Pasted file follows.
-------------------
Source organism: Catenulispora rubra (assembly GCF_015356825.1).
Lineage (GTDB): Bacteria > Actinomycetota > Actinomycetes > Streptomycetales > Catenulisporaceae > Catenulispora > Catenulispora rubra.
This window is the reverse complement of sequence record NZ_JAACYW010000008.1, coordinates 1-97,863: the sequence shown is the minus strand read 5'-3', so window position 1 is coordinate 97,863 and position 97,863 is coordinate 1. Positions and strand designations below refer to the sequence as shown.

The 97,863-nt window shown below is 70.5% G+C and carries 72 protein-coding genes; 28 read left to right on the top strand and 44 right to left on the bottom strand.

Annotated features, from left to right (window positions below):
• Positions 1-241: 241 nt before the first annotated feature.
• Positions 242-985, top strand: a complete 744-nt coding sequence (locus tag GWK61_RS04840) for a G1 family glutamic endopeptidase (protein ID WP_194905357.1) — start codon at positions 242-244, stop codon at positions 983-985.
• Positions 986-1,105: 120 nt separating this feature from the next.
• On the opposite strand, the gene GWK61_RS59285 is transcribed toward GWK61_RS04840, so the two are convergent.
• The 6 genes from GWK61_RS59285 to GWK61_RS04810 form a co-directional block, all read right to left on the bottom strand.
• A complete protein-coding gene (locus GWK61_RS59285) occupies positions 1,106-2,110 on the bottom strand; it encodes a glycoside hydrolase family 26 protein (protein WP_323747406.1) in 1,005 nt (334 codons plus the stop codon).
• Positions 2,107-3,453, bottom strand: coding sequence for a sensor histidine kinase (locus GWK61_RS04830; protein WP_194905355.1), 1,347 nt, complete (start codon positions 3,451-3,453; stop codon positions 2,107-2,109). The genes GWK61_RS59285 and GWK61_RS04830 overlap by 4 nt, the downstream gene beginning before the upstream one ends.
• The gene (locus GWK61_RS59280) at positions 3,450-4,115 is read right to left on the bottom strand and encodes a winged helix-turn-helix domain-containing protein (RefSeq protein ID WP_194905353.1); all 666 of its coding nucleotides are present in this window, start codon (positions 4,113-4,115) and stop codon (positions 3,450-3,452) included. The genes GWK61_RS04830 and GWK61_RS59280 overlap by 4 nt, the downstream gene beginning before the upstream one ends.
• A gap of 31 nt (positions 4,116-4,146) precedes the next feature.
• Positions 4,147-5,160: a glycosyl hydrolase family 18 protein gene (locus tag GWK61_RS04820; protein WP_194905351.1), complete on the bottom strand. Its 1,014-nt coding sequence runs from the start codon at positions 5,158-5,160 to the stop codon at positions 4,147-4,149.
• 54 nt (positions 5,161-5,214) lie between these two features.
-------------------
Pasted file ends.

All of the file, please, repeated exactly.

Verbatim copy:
Source organism: Catenulispora rubra (assembly GCF_015356825.1).
Lineage (GTDB): Bacteria > Actinomycetota > Actinomycetes > Streptomycetales > Catenulisporaceae > Catenulispora > Catenulispora rubra.
This window is the reverse complement of sequence record NZ_JAACYW010000008.1, coordinates 1-97,863: the sequence shown is the minus strand read 5'-3', so window position 1 is coordinate 97,863 and position 97,863 is coordinate 1. Positions and strand designations below refer to the sequence as shown.

The 97,863-nt window shown below is 70.5% G+C and carries 72 protein-coding genes; 28 read left to right on the top strand and 44 right to left on the bottom strand.

Annotated features, from left to right (window positions below):
• Positions 1-241: 241 nt before the first annotated feature.
• Positions 242-985, top strand: a complete 744-nt coding sequence (locus tag GWK61_RS04840) for a G1 family glutamic endopeptidase (protein ID WP_194905357.1) — start codon at positions 242-244, stop codon at positions 983-985.
• Positions 986-1,105: 120 nt separating this feature from the next.
• On the opposite strand, the gene GWK61_RS59285 is transcribed toward GWK61_RS04840, so the two are convergent.
• The 6 genes from GWK61_RS59285 to GWK61_RS04810 form a co-directional block, all read right to left on the bottom strand.
• A complete protein-coding gene (locus GWK61_RS59285) occupies positions 1,106-2,110 on the bottom strand; it encodes a glycoside hydrolase family 26 protein (protein WP_323747406.1) in 1,005 nt (334 codons plus the stop codon).
• Positions 2,107-3,453, bottom strand: coding sequence for a sensor histidine kinase (locus GWK61_RS04830; protein WP_194905355.1), 1,347 nt, complete (start codon positions 3,451-3,453; stop codon positions 2,107-2,109). The genes GWK61_RS59285 and GWK61_RS04830 overlap by 4 nt, the downstream gene beginning before the upstream one ends.
• The gene (locus GWK61_RS59280) at positions 3,450-4,115 is read right to left on the bottom strand and encodes a winged helix-turn-helix domain-containing protein (RefSeq protein ID WP_194905353.1); all 666 of its coding nucleotides are present in this window, start codon (positions 4,113-4,115) and stop codon (positions 3,450-3,452) included. The genes GWK61_RS04830 and GWK61_RS59280 overlap by 4 nt, the downstream gene beginning before the upstream one ends.
• A gap of 31 nt (positions 4,116-4,146) precedes the next feature.
• Positions 4,147-5,160: a glycosyl hydrolase family 18 protein gene (locus tag GWK61_RS04820; protein WP_194905351.1), complete on the bottom strand. Its 1,014-nt coding sequence runs from the start codon at positions 5,158-5,160 to the stop codon at positions 4,147-4,149.
• 54 nt (positions 5,161-5,214) lie between these two features.